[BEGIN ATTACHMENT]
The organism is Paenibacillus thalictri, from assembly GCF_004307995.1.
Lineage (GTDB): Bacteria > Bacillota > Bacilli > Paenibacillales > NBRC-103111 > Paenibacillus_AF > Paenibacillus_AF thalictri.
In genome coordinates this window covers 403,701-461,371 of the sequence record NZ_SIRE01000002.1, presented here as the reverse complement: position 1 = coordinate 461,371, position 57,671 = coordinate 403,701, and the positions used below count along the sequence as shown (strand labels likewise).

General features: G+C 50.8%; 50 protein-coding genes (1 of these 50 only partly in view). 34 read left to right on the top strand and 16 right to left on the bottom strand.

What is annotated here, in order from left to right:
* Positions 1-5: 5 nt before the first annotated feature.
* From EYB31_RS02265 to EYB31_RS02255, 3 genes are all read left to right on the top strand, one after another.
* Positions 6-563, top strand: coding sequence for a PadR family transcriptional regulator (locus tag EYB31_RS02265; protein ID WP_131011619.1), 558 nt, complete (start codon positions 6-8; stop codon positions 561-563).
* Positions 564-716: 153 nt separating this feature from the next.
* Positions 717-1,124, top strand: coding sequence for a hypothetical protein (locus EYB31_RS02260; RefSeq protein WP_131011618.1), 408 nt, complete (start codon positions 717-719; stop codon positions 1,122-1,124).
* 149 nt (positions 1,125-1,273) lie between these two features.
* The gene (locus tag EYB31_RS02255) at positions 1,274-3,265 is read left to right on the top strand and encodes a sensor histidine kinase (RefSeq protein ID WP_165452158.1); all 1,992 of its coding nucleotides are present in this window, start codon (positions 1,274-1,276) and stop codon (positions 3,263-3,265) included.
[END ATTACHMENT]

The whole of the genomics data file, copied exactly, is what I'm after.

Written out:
The organism is Paenibacillus thalictri, from assembly GCF_004307995.1.
Lineage (GTDB): Bacteria > Bacillota > Bacilli > Paenibacillales > NBRC-103111 > Paenibacillus_AF > Paenibacillus_AF thalictri.
In genome coordinates this window covers 403,701-461,371 of the sequence record NZ_SIRE01000002.1, presented here as the reverse complement: position 1 = coordinate 461,371, position 57,671 = coordinate 403,701, and the positions used below count along the sequence as shown (strand labels likewise).

General features: G+C 50.8%; 50 protein-coding genes (1 of these 50 only partly in view). 34 read left to right on the top strand and 16 right to left on the bottom strand.

What is annotated here, in order from left to right:
* Positions 1-5: 5 nt before the first annotated feature.
* From EYB31_RS02265 to EYB31_RS02255, 3 genes are all read left to right on the top strand, one after another.
* Positions 6-563, top strand: coding sequence for a PadR family transcriptional regulator (locus tag EYB31_RS02265; protein ID WP_131011619.1), 558 nt, complete (start codon positions 6-8; stop codon positions 561-563).
* Positions 564-716: 153 nt separating this feature from the next.
* Positions 717-1,124, top strand: coding sequence for a hypothetical protein (locus EYB31_RS02260; RefSeq protein WP_131011618.1), 408 nt, complete (start codon positions 717-719; stop codon positions 1,122-1,124).
* 149 nt (positions 1,125-1,273) lie between these two features.
* The gene (locus tag EYB31_RS02255) at positions 1,274-3,265 is read left to right on the top strand and encodes a sensor histidine kinase (RefSeq protein ID WP_165452158.1); all 1,992 of its coding nucleotides are present in this window, start codon (positions 1,274-1,276) and stop codon (positions 3,263-3,265) included.